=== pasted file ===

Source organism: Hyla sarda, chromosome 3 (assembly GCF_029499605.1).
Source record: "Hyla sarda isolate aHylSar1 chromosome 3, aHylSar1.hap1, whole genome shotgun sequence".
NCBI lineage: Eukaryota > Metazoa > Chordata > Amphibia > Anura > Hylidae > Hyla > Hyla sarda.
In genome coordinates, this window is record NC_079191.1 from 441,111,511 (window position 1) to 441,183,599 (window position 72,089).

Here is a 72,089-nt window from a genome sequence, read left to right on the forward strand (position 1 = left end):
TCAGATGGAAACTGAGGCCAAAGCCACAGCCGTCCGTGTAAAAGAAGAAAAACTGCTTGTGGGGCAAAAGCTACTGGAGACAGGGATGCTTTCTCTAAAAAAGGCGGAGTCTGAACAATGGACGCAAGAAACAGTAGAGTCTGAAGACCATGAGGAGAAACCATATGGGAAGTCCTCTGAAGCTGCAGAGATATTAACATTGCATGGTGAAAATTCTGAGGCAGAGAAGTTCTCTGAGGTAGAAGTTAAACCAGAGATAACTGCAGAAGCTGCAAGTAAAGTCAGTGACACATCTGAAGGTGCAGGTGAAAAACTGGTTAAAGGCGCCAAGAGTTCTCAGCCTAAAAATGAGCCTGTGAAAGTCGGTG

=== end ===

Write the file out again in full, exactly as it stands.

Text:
Source organism: Hyla sarda, chromosome 3 (assembly GCF_029499605.1).
Source record: "Hyla sarda isolate aHylSar1 chromosome 3, aHylSar1.hap1, whole genome shotgun sequence".
NCBI lineage: Eukaryota > Metazoa > Chordata > Amphibia > Anura > Hylidae > Hyla > Hyla sarda.
In genome coordinates, this window is record NC_079191.1 from 441,111,511 (window position 1) to 441,183,599 (window position 72,089).

Here is a 72,089-nt window from a genome sequence, read left to right on the forward strand (position 1 = left end):
TCAGATGGAAACTGAGGCCAAAGCCACAGCCGTCCGTGTAAAAGAAGAAAAACTGCTTGTGGGGCAAAAGCTACTGGAGACAGGGATGCTTTCTCTAAAAAAGGCGGAGTCTGAACAATGGACGCAAGAAACAGTAGAGTCTGAAGACCATGAGGAGAAACCATATGGGAAGTCCTCTGAAGCTGCAGAGATATTAACATTGCATGGTGAAAATTCTGAGGCAGAGAAGTTCTCTGAGGTAGAAGTTAAACCAGAGATAACTGCAGAAGCTGCAAGTAAAGTCAGTGACACATCTGAAGGTGCAGGTGAAAAACTGGTTAAAGGCGCCAAGAGTTCTCAGCCTAAAAATGAGCCTGTGAAAGTCGGTG